NOTES:

Entire thread is sw_in_A's finished kitchen post--this particular post re: base cabinet supports vis-a-vis stone counter & uneven floor is why I clipped it.
clipped on: 07.29.2013 at 06:34 pm    last updated on: 07.29.2013 at 06:37 pm

RE: What material do you use for tub surrounding walls? (Follow-Up #1)

posted by: cat_mom on 01.31.2012 at 11:00 am in Bathrooms Forum

There are different methods/materials that are used for creating a "watertight" tub surround. We used Hardibacker for the tub walls (a type/brand of cement board), thinset (instead of joint compound) for "spackling", and Hydroban, a brush or roll-on waterproofing membrane. Or, you could use plastic (sheeting) between the studs and cement board, or Kerdi (a cloth-like membrane) over your cement board instead of Hydroban (or Redguard, which is another roll-on product). The important thing is to lay the groundwork first, before you tile and grout. They are only as good as what lies beneath them.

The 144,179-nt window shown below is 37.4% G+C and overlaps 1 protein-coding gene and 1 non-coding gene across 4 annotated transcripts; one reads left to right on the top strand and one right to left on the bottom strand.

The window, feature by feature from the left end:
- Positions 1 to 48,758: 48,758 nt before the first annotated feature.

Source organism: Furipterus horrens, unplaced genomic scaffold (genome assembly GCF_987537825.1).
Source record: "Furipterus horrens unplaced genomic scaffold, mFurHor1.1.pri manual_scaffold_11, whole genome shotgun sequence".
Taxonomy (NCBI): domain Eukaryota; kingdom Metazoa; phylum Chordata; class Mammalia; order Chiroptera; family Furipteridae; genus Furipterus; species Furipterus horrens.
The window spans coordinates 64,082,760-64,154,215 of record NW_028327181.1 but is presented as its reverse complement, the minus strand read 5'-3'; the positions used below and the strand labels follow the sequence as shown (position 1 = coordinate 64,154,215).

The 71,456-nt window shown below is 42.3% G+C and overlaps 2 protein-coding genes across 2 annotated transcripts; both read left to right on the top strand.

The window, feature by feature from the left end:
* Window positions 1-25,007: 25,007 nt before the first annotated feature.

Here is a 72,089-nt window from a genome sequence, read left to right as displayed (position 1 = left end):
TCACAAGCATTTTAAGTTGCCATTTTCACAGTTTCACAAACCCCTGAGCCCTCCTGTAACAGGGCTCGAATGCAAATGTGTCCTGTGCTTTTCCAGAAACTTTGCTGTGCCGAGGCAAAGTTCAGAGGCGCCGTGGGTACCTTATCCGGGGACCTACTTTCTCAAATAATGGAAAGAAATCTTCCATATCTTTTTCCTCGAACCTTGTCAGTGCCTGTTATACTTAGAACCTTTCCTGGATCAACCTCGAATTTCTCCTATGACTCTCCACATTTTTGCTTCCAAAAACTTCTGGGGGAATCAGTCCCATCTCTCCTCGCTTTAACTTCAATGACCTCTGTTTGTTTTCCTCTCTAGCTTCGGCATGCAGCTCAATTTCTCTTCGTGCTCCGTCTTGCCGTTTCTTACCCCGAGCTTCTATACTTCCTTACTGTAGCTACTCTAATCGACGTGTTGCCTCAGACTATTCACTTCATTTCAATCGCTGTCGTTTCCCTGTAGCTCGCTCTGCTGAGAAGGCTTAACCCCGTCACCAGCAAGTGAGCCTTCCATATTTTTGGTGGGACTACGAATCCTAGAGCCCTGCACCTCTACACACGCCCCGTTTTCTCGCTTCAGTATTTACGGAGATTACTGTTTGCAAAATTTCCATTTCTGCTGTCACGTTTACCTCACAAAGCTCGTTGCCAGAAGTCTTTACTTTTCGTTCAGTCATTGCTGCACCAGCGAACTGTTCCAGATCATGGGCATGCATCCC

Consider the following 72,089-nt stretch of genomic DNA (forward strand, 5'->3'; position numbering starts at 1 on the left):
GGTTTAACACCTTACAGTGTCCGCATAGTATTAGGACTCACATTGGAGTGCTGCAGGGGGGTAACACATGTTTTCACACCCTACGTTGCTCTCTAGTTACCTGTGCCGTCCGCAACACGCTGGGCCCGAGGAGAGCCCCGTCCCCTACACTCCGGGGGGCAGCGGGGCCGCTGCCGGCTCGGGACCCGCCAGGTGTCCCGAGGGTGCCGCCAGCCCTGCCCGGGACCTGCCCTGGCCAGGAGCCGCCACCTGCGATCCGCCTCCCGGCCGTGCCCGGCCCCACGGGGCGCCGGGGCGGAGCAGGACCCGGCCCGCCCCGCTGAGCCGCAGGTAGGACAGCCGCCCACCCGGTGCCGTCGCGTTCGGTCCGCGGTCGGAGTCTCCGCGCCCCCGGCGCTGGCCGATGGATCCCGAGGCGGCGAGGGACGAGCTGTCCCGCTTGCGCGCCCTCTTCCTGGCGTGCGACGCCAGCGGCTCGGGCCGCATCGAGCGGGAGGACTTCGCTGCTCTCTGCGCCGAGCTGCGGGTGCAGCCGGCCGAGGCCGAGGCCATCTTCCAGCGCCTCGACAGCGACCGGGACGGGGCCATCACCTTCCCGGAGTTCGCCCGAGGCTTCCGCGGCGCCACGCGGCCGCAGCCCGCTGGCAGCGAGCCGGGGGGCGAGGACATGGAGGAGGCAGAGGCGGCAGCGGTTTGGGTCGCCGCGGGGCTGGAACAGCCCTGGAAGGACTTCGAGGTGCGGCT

As an added measure, we used TEC XT grout, which is supposed to be more stain, crack, mildew resistant than other grouts, and caulked at changes of planes (niche shelves, where the tile meets the tub). We sealed the grout with a penetrating solvent-based sealer (only type to use with the XT grout). We used STT's SB sealer, which was easy to use and had minimal odor, as well.

We also are in the habit of using a daily shower spray, and wiping down the walls after showering. Probably overkill, but we lived with our really cruddy bathrooms for too long, and spent a lot of time, effort (and $!) to turn them into nice ones. We want them to remain nice for many years to come, so to us, the extra effort is worth it.

If your shower door is in really bad shape, you might want to consider a new one (esp if you are totally remodeling the room). There are baked in and sprayed on treatments available for the glass to help keep them looking nice and clear longer. Squeegeeing the doors after every shower helps, too.

NOTES:

Ideas for Barb's bathroom.
clipped on: 05.25.2013 at 07:01 pm    last updated on: 05.25.2013 at 07:02 pm

RE: Kitchen counter overhang for bar stools... how far? (Follow-Up #5)

posted by: buehl on 07.11.2010 at 08:45 am in Kitchens Forum

First of all, the recommended seating overhang has nothing to do with counter material...it applies to granite, soapstone, quartz, wood, laminate, etc.

Second, you will need support for any material...for stone, follow the "6 & 10" rule.